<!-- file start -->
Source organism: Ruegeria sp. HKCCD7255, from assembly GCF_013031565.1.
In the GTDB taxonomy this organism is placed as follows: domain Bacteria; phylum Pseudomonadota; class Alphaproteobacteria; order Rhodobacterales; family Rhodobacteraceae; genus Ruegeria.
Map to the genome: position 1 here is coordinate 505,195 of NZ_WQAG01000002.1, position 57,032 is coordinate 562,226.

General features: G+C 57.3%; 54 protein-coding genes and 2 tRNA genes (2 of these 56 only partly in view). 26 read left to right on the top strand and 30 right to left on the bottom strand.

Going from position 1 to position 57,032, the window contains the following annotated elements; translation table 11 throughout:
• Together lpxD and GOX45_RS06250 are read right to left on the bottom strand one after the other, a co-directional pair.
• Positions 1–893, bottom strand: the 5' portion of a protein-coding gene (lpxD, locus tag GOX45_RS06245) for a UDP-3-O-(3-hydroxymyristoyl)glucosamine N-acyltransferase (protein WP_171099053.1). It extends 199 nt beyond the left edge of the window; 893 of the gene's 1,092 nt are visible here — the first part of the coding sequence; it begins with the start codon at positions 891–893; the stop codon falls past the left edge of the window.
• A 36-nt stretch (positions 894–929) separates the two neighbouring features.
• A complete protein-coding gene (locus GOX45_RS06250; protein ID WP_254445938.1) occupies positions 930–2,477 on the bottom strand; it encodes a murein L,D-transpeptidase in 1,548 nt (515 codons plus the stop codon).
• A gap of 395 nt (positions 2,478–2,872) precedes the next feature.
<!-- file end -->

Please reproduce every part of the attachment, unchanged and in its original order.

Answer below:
Source organism: Ruegeria sp. HKCCD7255, from assembly GCF_013031565.1.
In the GTDB taxonomy this organism is placed as follows: domain Bacteria; phylum Pseudomonadota; class Alphaproteobacteria; order Rhodobacterales; family Rhodobacteraceae; genus Ruegeria.
Map to the genome: position 1 here is coordinate 505,195 of NZ_WQAG01000002.1, position 57,032 is coordinate 562,226.

General features: G+C 57.3%; 54 protein-coding genes and 2 tRNA genes (2 of these 56 only partly in view). 26 read left to right on the top strand and 30 right to left on the bottom strand.

Going from position 1 to position 57,032, the window contains the following annotated elements; translation table 11 throughout:
• Together lpxD and GOX45_RS06250 are read right to left on the bottom strand one after the other, a co-directional pair.
• Positions 1–893, bottom strand: the 5' portion of a protein-coding gene (lpxD, locus tag GOX45_RS06245) for a UDP-3-O-(3-hydroxymyristoyl)glucosamine N-acyltransferase (protein WP_171099053.1). It extends 199 nt beyond the left edge of the window; 893 of the gene's 1,092 nt are visible here — the first part of the coding sequence; it begins with the start codon at positions 891–893; the stop codon falls past the left edge of the window.
• A 36-nt stretch (positions 894–929) separates the two neighbouring features.
• A complete protein-coding gene (locus GOX45_RS06250; protein ID WP_254445938.1) occupies positions 930–2,477 on the bottom strand; it encodes a murein L,D-transpeptidase in 1,548 nt (515 codons plus the stop codon).
• A gap of 395 nt (positions 2,478–2,872) precedes the next feature.